Malachi prophecies that the Lord’s coming is about more pure sacrifice being offered to God.  He foretells that “the Lord whom you seek” “will purify the sons of Levi, refining them like gold or like silver that they may offer due sacrifice to the Lord.”  This helps us as Christians to focus what we’re about during these holy seasons.  The Lord comes in the person of the infant Jesus so that He might grow up and offer His very Self on Calvary, thereby becoming the source of all our worship as Christians.  When we enter into this, Malachi’s prophecy can come to pass:  “Then the sacrifice of Judah and Jerusalem will please the Lord, as in the days of old, as in years gone by.”

Late Advent Weekday — December 22

Late Advent Weekday — December 22
I Samuel 1:24-28  +  Luke 1:46-56
December 22, 2020

“From this day all generations will call me blessed ….”

Yesterday’s Gospel Reading introduced the narrative of the Visitation of the Blessed Virgin Mary to her cousin Elizabeth.  In that passage the evangelist records only the words of Elizabeth speaking.  But today’s Gospel Reading consists almost entirely of Mary proclaiming a hymn of praise to God.  Every evening in the Divine Office the Church prays this hymn.  This hymn’s title is “Magnificat”, which is simply the first word of the hymn in Latin.

One way to reflect upon this hymn is to compare it to today’s Responsorial Psalm.  This comparison could be made verse-by-verse.  Another means of comparison would be to consider the narrative setting of each.  Consider the latter means.

Today’s Responsorial Psalm does not come from the Book of Psalms but from the second chapter of the First Book of Samuel.  The childless Hannah had prayed to the Lord for a son, promising:  “I will give him to the Lord all the days of his life” [I Samuel 1:11].  After Samuel is born, Hannah fulfills her promise by leaving the child at the house of the Lord in Shiloh.  There Hannah offers a hymn of praise to God, from which today’s Responsorial Psalm is taken.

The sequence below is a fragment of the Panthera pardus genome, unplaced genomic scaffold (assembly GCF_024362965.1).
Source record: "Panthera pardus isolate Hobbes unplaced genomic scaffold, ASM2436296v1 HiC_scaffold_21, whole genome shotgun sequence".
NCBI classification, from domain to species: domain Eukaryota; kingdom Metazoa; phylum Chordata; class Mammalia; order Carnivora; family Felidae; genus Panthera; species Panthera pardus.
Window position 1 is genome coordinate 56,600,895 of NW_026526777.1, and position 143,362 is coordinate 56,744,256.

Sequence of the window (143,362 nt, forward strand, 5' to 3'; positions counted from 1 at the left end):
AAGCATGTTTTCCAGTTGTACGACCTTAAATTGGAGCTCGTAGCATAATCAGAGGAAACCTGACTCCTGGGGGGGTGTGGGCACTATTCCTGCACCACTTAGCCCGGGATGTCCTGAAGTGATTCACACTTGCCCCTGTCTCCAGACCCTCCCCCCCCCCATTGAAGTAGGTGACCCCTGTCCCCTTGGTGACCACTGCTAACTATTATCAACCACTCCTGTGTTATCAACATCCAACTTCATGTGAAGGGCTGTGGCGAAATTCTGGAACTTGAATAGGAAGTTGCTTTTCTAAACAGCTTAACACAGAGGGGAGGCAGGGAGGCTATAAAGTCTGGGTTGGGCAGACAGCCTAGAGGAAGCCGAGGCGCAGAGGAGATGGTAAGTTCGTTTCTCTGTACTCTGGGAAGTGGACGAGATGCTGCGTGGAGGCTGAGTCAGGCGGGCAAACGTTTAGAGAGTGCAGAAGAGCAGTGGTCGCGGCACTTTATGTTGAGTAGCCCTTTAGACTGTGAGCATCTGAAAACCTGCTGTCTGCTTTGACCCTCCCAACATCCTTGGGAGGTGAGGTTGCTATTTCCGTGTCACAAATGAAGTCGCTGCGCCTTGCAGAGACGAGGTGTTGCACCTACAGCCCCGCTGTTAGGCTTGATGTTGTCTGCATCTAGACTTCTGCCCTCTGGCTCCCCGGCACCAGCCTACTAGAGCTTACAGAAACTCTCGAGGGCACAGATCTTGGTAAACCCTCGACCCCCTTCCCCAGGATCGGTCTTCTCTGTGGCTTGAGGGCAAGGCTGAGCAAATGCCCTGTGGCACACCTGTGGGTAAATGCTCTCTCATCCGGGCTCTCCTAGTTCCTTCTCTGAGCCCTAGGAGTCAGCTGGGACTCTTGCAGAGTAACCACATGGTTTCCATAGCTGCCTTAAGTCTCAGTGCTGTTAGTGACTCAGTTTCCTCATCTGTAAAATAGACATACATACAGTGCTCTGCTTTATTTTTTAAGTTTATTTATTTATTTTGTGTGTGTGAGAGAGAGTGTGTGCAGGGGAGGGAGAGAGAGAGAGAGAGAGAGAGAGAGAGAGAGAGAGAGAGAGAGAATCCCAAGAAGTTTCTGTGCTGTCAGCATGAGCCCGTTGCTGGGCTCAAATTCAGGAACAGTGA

The narrative setting of today’s Responsorial Psalm gives us an example from the Old Testament of what the Blessed Virgin Mary lives out throughout Jesus’ life.  In turn, God calls each Christian to imitate this example of Mary:  not only praising God for His blessings, but more importantly, returning to the Lord His blessings, and in so doing, becoming instruments of His will so that His blessings might be multiplied for the glory of God and the good of others.

Late Advent Weekday — December 21

Late Advent Weekday — December 21
Song of Songs 2:8-14 [or Zephaniah 3:14-18]  +  Luke 1:39-45
December 21, 2020

“Most blessed are you among women, and blessed is the fruit of your womb.”

Today and tomorrow’s Gospel Readings together form the narrative of the Visitation.  Whenever we pray the Joyful Mysteries of the Rosary, this event is the object of meditation for the second decade.  Today’s Gospel Reading is the more narrative of the two passages, focusing upon the interaction between Mary and Elizabeth.

Almost half of today’s Gospel Reading consists of Elizabeth’s words to Mary.  About these words, the evangelist tells us that Elizabeth, “filled with the Holy Spirit, cried out in a loud voice.”  This fact makes the scene more dramatic, drawing more attention not only to Elizabeth’s words, but also to what provoked her words.

In Elizabeth’s cry, we hear the word “blessed” three times.  These three instances focus for us the entire scene of the Visitation.  The first two occur in the same sentence, where Elizabeth cries to Mary:  “Most blessed are you among women, and blessed is the fruit of your womb.”  Mary and Jesus are united in being “blessed”, yet Mary receives this blessing from Jesus when He descends from Heaven.  On the other hand, Mary and Jesus are united by their shared humanity, which Jesus receives from Mary in her womb.

The third instance of “blessed” in this passage describes Mary in a way that offers hope to each Christian.  Each member of the Body of Christ receives from Him a unique place among the Body’s members.  Not every Christian is “blessed” to be the Mother of God.  Yet God calls every Christian to be “blessed” by imitating that fidelity of Mary of which Elizabeth cries:  “Blessed are you who believed that what was spoken to you by the Lord would be fulfilled.”

Late Advent Weekday — December 19

Late Advent Weekday — December 19
Judges 13:2-7,24-25  +  Luke 1:5-25
December 19, 2020

“Your wife Elizabeth will bear you a son, and you shall name him John.”

St. Matthew and St. Luke are the only two evangelists to record any narratives about the events surrounding the birth of Jesus Christ.  But St. Luke spends far more time than St. Matthew doing this.  While it’s true that the first two chapters of both Matthew and Luke are dedicated to these narratives, it’s important to recall that the chapters of the Bible do not have an equal number of verses.  The first two chapters of Matthew consist of forty-eight verses, while the first two chapter of Luke consist of one hundred thirty-two verses.